Lessons Learned from Getting Robbed in Ometepe

0

El Zopilote is an organic farm hostel located on the smaller island of Ometepe, a volcanic island located on Lake Nicaragua.  It is a destination for travelers looking to stay in a permaculture environment that employs locals, uses environmentally sustainable methods for housing, showers, and food sourcing, allows visitors to volunteer their time helping out around the kitchen and farm, and helps support local businesses and schools.

Being a female solo adventurist, I sought out this destination for its somewhat remote location, laid-back, appeal, and that it appeared to be a fun, off-the-beaten path endeavor.

It turned out to be a rather popular spot for travelers, hippies, and people looking to volunteer on a farm for four-six week periods; subsequently upon my arrival there was only one spot left in the shared dorms.   Since I was tired after my numerous modes of transportation that took me onto the island of Ometepe, I settled into the dorms located on the second, including up a steep ladder, into my top bunk in a wooden cabin.  The room was minimal and rustic, but an adventure nonetheless.  I was given a key to a locker where I was assured my backpack would be safe.

On my second day I left to go to a freshwater pool located ten minutes away via a chicken bus to Ojo de Agua (a freshwater swimming ground) with a group of travelers I had met the previous evening.  I was unsure how safe the pools would be so I took a minimal amount of money and my passport that I kept in my small dry pack.  I was in a bit of a rush to leave so I stuffed the rest of my cash in a pocket in my backpack, locked my locker and left.

The next day when I went to grab my cash out of the small backpack pocket I found that all my cash was gone.  I alerted the woman at the reception desk to inform her of this occurrence.  She was shocked and offered to let me stay the next night for free, but I wanted to leave as soon as possible.  All of my dorm-mates were rather pleasant so I did not want to point fingers at anyone in particular, but I did not feel safe staying there.  I left the hostel immediately and decided that this was not an island I wanted to be on any longer.

Feeling violated I headed towards a beach town to unwind and try to forget about the unfortunate robbery. I had hid some spare cash in my toiletries bag, bra pockets I had created, and secret compartments in my clothes so I wasn’t completely without money.  I mentioned doing this in  a previous article I wrote for this website and my own advice definitely helped me out in this unfortunate situation.   After I arrived at my next destination I also discovered that my headphones were missing as well.  Once I was able to gather my thoughts and piece every possible situation together, I came to the conclusion that it was someone in the El Zopilote staff who most likely took my money and headphones.  They were the only other people who had access to the keys for the locks the hostel provided, and they had been in the dorms that day for the weekly fumigation of the building’s interior.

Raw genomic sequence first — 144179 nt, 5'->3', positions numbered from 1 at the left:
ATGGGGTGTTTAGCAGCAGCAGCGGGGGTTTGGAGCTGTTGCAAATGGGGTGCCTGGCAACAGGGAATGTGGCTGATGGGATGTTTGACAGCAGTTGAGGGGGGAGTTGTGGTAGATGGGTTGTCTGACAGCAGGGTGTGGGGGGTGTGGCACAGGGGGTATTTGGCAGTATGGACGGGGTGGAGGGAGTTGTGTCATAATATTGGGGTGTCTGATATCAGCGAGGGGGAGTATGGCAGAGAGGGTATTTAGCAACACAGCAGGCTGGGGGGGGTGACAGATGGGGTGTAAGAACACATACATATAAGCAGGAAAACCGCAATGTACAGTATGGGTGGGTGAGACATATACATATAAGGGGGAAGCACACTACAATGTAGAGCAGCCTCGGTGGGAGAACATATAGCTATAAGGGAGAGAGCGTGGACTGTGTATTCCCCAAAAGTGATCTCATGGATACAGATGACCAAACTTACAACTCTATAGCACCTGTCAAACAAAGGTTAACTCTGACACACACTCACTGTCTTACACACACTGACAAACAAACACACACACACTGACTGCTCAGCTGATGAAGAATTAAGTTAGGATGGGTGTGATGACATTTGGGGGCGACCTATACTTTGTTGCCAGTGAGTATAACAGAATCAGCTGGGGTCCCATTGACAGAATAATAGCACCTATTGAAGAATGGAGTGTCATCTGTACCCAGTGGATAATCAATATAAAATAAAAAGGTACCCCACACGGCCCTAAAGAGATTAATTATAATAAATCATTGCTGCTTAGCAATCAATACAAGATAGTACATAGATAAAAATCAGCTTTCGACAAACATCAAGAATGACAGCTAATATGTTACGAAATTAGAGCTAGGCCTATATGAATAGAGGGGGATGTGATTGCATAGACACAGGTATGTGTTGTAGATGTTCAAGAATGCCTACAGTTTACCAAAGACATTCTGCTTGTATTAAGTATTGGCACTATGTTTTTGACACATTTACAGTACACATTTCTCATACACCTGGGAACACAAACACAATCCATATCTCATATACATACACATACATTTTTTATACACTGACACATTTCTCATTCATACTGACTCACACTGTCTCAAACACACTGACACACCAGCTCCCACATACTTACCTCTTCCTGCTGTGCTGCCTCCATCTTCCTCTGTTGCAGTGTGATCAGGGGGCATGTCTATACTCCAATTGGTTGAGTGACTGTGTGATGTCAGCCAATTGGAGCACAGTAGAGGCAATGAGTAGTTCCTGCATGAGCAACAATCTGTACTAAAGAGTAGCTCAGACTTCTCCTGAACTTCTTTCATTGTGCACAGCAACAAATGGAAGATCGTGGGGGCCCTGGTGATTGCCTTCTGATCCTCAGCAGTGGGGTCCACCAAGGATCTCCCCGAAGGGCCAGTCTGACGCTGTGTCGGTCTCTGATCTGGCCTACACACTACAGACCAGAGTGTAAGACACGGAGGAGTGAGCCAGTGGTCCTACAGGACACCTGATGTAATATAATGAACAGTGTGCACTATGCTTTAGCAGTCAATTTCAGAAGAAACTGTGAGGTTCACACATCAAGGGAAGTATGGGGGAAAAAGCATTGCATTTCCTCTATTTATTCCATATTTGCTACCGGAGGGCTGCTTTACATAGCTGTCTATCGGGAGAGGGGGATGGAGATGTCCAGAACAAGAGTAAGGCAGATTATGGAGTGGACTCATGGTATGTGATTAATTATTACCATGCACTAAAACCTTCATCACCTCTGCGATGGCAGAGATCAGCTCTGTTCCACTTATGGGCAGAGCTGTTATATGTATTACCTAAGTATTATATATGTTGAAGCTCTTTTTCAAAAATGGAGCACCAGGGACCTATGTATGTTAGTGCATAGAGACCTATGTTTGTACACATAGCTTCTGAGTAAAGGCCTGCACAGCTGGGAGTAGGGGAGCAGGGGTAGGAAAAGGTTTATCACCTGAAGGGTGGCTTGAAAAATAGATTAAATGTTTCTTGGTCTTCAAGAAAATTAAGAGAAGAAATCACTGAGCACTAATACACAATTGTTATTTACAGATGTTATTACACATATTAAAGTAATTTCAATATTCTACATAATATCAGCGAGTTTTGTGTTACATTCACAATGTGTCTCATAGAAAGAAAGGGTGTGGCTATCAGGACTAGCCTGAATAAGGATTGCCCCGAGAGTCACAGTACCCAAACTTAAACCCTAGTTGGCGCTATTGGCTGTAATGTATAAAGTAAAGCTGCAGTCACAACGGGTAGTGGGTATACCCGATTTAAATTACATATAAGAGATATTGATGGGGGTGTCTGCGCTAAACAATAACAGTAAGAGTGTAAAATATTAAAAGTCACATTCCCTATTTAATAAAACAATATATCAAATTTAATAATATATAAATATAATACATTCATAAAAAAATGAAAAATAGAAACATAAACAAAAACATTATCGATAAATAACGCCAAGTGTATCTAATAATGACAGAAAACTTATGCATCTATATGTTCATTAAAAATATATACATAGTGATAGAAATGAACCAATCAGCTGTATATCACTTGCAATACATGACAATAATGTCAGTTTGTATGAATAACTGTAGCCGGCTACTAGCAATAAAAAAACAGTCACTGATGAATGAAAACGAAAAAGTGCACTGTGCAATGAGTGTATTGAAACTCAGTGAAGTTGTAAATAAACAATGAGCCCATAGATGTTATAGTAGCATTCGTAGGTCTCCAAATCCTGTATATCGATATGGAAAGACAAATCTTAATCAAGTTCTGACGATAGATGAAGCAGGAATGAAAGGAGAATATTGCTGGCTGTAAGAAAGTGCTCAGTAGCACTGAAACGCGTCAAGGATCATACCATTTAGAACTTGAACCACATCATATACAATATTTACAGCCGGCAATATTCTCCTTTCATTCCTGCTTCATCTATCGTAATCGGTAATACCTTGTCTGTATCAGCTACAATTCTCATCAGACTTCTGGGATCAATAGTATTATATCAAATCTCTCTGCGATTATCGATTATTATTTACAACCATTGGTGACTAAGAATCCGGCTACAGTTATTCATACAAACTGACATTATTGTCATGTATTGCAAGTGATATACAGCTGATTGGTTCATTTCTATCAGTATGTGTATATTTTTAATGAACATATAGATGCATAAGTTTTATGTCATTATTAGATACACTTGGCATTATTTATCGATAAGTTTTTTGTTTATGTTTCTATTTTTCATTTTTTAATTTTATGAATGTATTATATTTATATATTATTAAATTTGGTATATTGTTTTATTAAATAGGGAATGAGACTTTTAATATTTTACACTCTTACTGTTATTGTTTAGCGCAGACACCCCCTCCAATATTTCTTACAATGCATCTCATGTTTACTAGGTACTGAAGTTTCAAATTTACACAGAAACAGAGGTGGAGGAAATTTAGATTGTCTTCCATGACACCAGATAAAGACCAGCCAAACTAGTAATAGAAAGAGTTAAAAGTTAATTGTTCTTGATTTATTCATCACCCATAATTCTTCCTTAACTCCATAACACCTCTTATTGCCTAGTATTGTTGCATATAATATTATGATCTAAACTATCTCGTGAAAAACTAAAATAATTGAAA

I bumped into some of my dorm-mates at a different destination a few weeks later.  They informed me that others who had been staying at El Zopilote  experienced theft as well.

Any long-term trip a traveler takes is not without some mishap or setback.  There are police located on the island, but it is more of a hassle than a help to inform them when a small amount of money goes missing.   Each time something unfortunate happens there is a lesson to be learned.  Mine was this: buy your own lock(s).  It is important to buy a small lock for your backpack and a larger one in the event you need to store your bag in a locker.  If you are traveling solo, you are the only person with the key, or if you are with a friend, he/she will be the only other person who has access to your stored belongings.

We always hope for safety and trouble-less travels.

Share.

About Author

Alex (AQ) Quint has been traveling the world since she was 18, often times with her favorite traveling companion: herself. From the Masada, an ancient mountain fortress in Israel, to riding on the back of a motor bike up the coast of a remote island in Thailand; crossing Ecuador’s Pastaza River via an open-air cable car, or staying in a cave in Granada, AQ excels in seeking out adventures and enjoying the sites, smells and camaraderie of foreign cities. This past winter she spent seven weeks in Central America staying in tree houses, scuba diving, and going on jungle expeditions including pitch-black bat cave.

Leave A Reply